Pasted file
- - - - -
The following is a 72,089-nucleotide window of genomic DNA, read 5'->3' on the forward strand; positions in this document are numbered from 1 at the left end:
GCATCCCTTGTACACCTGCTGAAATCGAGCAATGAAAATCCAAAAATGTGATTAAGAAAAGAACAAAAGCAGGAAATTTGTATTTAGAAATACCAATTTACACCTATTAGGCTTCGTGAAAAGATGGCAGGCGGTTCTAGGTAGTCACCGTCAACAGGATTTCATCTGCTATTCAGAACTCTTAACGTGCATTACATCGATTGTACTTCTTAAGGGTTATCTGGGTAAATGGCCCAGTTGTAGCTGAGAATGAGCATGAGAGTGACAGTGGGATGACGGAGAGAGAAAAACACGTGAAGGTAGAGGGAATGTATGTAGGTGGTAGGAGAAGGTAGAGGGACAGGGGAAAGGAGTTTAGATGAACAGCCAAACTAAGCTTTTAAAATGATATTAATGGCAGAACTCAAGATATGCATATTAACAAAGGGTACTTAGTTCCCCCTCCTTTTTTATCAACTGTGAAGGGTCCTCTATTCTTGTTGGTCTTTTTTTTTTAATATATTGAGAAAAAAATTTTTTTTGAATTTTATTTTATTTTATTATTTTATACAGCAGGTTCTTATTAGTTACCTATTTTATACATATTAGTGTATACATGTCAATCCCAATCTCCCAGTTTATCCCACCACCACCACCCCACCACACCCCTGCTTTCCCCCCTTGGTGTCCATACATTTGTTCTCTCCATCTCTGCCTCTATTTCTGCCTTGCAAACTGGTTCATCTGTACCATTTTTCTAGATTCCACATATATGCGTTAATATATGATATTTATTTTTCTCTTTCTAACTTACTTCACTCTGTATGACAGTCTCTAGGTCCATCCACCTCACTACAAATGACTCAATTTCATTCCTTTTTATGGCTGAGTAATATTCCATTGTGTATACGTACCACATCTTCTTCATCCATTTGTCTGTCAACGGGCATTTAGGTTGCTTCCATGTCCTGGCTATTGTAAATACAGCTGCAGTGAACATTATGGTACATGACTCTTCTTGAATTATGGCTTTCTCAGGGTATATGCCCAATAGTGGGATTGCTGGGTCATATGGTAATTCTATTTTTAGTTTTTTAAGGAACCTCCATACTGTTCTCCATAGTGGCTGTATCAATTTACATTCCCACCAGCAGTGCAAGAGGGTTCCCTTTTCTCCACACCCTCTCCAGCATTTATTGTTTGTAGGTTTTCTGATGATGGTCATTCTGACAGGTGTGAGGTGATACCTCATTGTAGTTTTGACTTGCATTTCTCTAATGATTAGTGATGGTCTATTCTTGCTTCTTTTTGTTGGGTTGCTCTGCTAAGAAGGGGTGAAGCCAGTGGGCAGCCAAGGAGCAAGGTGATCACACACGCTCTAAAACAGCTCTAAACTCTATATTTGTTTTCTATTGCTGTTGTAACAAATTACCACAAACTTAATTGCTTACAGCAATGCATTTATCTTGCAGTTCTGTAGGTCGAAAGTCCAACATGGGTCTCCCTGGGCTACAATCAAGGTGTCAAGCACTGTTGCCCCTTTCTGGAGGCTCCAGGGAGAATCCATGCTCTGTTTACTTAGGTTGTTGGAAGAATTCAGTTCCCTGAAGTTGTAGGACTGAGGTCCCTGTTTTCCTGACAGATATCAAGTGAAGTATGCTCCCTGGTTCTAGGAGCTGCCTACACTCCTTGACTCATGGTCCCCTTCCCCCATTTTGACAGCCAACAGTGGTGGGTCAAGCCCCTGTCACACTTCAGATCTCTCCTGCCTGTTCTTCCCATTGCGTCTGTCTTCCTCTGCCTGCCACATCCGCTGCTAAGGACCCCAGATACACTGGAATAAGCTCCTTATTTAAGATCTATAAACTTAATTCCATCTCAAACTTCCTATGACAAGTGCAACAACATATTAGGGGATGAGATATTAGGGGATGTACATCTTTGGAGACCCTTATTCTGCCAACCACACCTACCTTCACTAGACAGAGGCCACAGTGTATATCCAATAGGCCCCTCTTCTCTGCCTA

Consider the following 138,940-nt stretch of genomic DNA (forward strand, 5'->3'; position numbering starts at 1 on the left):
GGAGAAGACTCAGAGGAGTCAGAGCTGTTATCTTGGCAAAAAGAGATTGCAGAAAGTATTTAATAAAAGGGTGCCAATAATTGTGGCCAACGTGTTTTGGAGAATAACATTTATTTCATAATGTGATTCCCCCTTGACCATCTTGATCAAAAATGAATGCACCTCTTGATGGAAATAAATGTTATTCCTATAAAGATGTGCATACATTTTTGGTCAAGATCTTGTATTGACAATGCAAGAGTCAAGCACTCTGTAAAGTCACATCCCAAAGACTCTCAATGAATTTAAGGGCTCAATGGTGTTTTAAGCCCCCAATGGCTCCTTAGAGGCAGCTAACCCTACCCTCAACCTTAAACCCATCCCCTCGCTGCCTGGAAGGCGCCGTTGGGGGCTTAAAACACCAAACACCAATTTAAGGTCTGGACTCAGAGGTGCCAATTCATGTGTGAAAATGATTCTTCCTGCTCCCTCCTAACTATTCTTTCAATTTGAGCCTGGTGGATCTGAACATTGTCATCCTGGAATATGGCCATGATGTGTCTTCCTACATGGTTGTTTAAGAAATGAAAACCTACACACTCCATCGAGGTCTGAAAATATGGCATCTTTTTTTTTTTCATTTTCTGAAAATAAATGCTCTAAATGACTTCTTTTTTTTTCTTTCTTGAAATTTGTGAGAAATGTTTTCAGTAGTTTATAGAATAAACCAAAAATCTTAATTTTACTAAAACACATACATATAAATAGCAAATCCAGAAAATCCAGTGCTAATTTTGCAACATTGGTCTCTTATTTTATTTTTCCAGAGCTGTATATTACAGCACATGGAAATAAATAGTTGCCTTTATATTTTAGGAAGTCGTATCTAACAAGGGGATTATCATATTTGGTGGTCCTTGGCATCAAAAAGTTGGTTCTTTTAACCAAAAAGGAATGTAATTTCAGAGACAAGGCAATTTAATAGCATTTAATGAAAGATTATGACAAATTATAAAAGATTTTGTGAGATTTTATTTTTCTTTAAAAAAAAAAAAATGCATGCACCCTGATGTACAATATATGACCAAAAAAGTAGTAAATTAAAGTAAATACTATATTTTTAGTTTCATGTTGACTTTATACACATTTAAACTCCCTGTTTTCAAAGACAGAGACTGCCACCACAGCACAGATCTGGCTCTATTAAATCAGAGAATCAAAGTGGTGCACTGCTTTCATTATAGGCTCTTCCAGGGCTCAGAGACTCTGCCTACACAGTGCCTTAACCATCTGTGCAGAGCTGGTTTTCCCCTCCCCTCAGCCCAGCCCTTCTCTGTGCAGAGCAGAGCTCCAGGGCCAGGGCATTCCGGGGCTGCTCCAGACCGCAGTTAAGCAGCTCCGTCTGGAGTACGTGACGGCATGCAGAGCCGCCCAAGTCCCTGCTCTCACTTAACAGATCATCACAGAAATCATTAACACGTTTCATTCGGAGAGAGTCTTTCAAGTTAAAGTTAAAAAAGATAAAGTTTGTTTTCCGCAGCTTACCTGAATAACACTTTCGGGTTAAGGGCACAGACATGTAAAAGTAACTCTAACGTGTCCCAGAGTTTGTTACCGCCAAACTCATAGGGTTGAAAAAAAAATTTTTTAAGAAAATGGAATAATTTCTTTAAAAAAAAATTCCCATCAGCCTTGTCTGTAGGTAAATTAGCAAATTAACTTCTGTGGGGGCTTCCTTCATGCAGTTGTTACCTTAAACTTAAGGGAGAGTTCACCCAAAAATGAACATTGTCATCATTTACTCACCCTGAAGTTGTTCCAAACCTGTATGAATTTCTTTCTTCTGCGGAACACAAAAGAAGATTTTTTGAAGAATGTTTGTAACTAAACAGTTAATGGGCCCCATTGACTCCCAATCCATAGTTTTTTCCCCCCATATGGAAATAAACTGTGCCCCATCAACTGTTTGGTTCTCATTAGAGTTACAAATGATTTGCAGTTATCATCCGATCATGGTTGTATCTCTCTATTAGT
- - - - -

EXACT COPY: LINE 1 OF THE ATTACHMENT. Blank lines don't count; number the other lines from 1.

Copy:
The following is a 72,089-nucleotide window of genomic DNA, read 5'->3' on the forward strand; positions in this document are numbered from 1 at the left end: